"My dream is to give young people hope and to show that Africa, too, has its place on the global market when it comes to technology. We are able to create things,” Mr Gnikou said in an interview with Euronews.
Stories like these have fuelled heated discussion about the potential impact of 3D printing on African manufacturing industries. This is touchy territory. The performance of manufacturing industries, from South Africa to Senegal, is one of the continent’s biggest disappointments. One of the most controversial and unpopular aspects of China’s economic engagement with Africa is its success at exporting cheap consumer goods to the country, which has made many local manufacturing endeavours unviable.
Some have questioned whether 3D printing could be even more damaging, snuffing out Africa’s manufacturing industry before it even gets started.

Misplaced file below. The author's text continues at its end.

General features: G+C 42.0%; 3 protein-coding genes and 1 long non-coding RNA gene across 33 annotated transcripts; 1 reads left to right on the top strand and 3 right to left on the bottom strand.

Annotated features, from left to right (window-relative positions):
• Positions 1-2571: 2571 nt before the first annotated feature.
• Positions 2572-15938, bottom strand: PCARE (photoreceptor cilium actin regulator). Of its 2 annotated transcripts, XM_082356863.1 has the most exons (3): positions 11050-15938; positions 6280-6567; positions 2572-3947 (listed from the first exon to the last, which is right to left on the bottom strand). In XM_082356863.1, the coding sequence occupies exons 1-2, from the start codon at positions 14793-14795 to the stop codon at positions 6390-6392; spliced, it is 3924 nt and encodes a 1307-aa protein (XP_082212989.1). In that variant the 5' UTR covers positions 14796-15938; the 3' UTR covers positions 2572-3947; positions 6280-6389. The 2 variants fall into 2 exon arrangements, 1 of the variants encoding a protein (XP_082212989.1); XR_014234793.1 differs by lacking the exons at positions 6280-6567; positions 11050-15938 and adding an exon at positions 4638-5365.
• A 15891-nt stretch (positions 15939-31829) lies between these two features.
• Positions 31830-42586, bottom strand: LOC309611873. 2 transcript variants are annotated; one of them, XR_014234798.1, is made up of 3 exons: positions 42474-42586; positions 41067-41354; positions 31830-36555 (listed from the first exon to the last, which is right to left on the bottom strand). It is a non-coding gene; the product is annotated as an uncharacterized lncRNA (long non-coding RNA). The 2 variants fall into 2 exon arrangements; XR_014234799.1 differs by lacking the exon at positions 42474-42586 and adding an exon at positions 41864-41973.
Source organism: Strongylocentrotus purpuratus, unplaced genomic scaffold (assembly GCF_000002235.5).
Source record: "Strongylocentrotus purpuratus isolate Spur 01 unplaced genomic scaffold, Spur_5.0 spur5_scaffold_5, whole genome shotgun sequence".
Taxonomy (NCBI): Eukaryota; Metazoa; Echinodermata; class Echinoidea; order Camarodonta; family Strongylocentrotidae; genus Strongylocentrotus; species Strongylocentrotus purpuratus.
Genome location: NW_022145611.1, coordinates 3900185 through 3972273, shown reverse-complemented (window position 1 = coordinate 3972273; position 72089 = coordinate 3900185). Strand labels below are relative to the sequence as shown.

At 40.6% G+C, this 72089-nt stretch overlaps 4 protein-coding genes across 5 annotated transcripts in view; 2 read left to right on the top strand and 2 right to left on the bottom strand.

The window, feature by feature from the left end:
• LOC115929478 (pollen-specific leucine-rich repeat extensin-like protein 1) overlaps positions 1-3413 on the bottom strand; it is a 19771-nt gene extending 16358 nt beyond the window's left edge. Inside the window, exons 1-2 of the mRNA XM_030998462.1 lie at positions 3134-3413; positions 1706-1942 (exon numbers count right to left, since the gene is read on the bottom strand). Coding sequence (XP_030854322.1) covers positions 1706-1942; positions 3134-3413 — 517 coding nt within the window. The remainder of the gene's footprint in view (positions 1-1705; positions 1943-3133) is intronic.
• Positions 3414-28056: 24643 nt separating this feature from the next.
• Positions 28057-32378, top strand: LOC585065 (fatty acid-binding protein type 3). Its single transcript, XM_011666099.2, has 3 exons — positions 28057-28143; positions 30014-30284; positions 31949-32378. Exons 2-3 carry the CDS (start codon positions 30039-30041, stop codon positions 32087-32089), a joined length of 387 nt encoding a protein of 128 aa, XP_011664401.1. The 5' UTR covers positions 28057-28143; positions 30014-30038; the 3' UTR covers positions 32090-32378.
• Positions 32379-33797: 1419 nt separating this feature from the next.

In particular, there is a fear that manufacturers of plastic-based products could be particularly vulnerable to the impact of 3D printing’s rise. Manufacturers who rely on demand from design entrepreneurs for prototypes and the eventual roll-out of finished products could also be vulnerable. If startups can print their own inventions, then they will not need to outsource the job to local manufacturers.
However, the majority of experts seem to agree that 3D printing does not have to compete with traditional manufacturing. In fact, many insist that there is little threat to conventional high volume manufacturing.
On the other hand, 3D printing could prove interesting competition for lower volume production manufacturing that also demands implementation of complex designs. Even then, 3D printing can complement rather than compete with traditional industrial outfits.
“My sense is that 3D printing might have a chance in new product areas and will not compete with sectors that are dependent on raw material exports,” says Calestous Juma, professor of international development at Harvard University, and an expert on 3D printing in Africa.